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What can our condo association's board do to collect condo fees?

Posted on Tue, Oct 06, 2009 @ 09:53 PM
  
  
  
  

What rights does a Condo Association or HOA have with regards to the collection of condo fees and fines against a unit owner. The money owned was in direct result of violation of rules and regulations of the association bylaws.
 
What can our condo do to collect these fines - use a collection agency or a lawyer?  Can and how do we place a lien against his condo unit? 

Your thoughts are greatly appreciated.

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COMMENTS

instead of filing a lien on the property. Go to small claims court. That way you get your money. The homeowner has to answer to the court within 30 days here in So. Carolina. Tax lien they will never pay til the home is sold. they may never sell.

posted @ Wednesday, October 07, 2009 8:37 AM by Judith


An association lien may be an option depending on your state law. 
 
 
 
Small claims is another option. Although there even though you may get a judgment in your favor, you might still be left asking "how do we collect on the judgment?" and again end up back at a lien. 
 
 
 
Collection agency is an option to look into too. You'll be paying them a %, but then someone else will do the work to collect.

posted @ Wednesday, October 07, 2009 7:28 PM by MAJ


The rights you have are really based a lot on local law (I'm a Georgia attorney, so my knowledge is really based on Georgia law). As much as it sounds like a cop out, where you are and what's in your documents makes a difference as to the best answer for your HOA. Here in Georgia going to small claims court is very effective because of the post-judgment collections you can do (garnishing wages, etc.), but the expense is prohibitive until the amount in arrears is big enough. I would use an attorney (but as you see I'm biased) as they will know the ins and outs of the local law. Ask them for some REASONABLE advice as to what steps the HOA should take. Look for someone with HOA experience and don't be afraid to shop attorneys to find the best fit for the association. that means not just experience adn reputation, but includes their personality and approach to giving advice.

posted @ Wednesday, October 14, 2009 11:34 AM by Amy Bray


Consider a fixed fee debt recovery agency; If they do calls, letters, report to all three credit bureaus, and guarentee their performance.

posted @ Monday, December 07, 2009 4:21 PM by Joseph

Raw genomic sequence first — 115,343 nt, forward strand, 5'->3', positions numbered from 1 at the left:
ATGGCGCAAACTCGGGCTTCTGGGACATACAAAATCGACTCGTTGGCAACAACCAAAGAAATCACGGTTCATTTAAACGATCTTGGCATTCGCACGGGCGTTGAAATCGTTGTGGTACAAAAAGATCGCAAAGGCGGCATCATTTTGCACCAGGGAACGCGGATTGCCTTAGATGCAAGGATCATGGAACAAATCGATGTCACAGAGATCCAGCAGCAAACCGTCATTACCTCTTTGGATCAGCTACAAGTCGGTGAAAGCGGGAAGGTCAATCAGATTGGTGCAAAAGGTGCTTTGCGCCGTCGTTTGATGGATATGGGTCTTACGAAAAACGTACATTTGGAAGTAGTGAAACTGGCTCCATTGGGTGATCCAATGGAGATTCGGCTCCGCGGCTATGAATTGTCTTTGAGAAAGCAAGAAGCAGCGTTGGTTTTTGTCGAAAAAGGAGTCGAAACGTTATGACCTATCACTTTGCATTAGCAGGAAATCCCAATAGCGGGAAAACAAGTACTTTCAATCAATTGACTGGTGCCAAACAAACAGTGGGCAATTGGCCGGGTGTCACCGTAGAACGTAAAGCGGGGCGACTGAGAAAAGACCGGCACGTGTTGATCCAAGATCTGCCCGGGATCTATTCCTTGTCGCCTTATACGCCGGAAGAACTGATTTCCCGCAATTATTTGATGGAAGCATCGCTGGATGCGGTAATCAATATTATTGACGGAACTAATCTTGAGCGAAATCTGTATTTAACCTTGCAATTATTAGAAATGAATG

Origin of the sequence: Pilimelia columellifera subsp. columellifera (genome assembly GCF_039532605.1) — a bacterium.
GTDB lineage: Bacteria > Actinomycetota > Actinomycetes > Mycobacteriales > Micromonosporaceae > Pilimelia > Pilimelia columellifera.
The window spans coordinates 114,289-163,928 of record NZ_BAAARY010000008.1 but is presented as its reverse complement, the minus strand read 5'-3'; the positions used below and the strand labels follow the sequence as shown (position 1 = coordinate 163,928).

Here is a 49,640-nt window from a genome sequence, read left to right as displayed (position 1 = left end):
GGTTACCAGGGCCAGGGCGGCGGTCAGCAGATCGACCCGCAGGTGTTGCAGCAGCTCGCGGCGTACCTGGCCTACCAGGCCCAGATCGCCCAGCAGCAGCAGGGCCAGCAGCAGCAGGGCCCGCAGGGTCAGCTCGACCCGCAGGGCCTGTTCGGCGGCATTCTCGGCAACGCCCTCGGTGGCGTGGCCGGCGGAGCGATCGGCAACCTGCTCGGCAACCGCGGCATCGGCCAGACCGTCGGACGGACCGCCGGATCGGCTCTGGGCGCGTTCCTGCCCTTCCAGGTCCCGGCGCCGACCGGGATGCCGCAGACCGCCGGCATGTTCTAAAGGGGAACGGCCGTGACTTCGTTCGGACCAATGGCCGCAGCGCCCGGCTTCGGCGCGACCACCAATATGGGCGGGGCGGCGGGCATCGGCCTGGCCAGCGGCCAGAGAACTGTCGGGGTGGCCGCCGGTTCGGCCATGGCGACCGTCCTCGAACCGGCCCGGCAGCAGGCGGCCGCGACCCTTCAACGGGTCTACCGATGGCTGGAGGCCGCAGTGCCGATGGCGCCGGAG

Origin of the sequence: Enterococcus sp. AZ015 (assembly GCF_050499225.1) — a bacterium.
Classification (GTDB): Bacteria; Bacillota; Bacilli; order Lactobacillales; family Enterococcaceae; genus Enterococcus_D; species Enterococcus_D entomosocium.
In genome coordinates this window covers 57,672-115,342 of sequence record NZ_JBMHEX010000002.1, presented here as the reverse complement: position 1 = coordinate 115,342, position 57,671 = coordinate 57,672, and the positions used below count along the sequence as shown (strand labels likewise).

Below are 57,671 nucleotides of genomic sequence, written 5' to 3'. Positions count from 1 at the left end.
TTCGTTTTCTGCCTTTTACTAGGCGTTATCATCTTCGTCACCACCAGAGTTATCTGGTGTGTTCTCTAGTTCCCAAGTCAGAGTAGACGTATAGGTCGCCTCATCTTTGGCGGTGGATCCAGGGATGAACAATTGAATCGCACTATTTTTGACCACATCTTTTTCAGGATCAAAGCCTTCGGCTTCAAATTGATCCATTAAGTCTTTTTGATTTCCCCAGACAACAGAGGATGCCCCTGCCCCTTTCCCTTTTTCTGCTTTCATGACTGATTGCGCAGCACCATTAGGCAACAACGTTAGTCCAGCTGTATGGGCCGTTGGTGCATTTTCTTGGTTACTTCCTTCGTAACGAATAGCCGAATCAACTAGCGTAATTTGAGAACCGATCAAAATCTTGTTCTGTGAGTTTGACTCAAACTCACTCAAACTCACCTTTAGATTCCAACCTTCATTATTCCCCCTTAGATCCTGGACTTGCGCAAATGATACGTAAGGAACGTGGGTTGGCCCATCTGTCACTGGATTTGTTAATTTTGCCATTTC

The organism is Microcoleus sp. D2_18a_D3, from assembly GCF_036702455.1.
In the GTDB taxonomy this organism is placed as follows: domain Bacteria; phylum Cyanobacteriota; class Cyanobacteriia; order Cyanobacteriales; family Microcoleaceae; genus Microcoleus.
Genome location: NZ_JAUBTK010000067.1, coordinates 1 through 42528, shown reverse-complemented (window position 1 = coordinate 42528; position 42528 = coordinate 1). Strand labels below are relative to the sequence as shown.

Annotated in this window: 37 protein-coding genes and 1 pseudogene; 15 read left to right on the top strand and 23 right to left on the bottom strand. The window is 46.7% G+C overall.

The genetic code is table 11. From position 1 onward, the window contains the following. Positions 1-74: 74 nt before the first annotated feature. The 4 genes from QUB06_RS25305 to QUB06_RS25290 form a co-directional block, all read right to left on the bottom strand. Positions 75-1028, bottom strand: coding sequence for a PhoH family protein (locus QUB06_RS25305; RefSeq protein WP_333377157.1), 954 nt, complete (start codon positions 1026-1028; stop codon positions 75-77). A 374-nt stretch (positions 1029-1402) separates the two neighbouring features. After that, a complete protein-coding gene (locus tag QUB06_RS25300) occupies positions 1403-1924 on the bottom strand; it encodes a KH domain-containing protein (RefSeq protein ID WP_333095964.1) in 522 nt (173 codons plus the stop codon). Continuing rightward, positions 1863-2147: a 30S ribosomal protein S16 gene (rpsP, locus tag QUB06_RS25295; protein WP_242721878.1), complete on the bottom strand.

We had to file in Small Claims Court due to the fact the unit owner is 5 months behind in dues of $60.00 a month. We sent letters every month to their door. The Treasurer did not receive any phone calls to make arrangements for payment at any time early in the behind payments. We sent a letter stating we would file and gave them two weeks to come up with the $350 due the HOA. No answer from them again. So I gave a final letter I handed the unit owner along with a Manual of all the important information including bylaw & docs and made them sign for the book. I just took over as President 5/1/09. The letter stated that we would file in 2 days at 10:30am if they did not put their check in the Treasurers mail box. We did not get payment nor a call. So the Treasurer and I filed at 10:30am. We get a message left on the Treasurers phone that they would pay half Friday and half the following month. The Treasurer left a message on her phone that we did not hear from them nor receive a payment so we filed. That it would be an additional $80 for filing. She left an absolutely nasty message on his phone saying they refused to pay the $80 filing fee and be sure to tell me they will counter sue. Needless to say these are my next door neighbors, their exterior yard and cedar siding is so awful I could not sell my home three years ago. The past presidents, sent two letters in five years and NEVER followed up to get them to fix their home. So taking over as the President of our HOA I am the bad guy. I am trying to get our homes kept up for value for when the market does turn around it will be possible to sell if one wants to. This was suppose to be my retirement condo on the golf course. Two homes are up for sale and it has been said by people looking at the units - "what's up with that unit?" We had a past president who did what he wanted on his unit across the pond from our cul de sac. So I have a mess to clean up. I did see an HOA attorney and he suggested we start small - everyone getting letters to clean up their yards. So far I have that have not done so. This is going to be a battle and I know I will have to get this attorney involved due to poor running the HOA in the past. I am a licensed property manager, so I do follow rules and I lead in example with my home.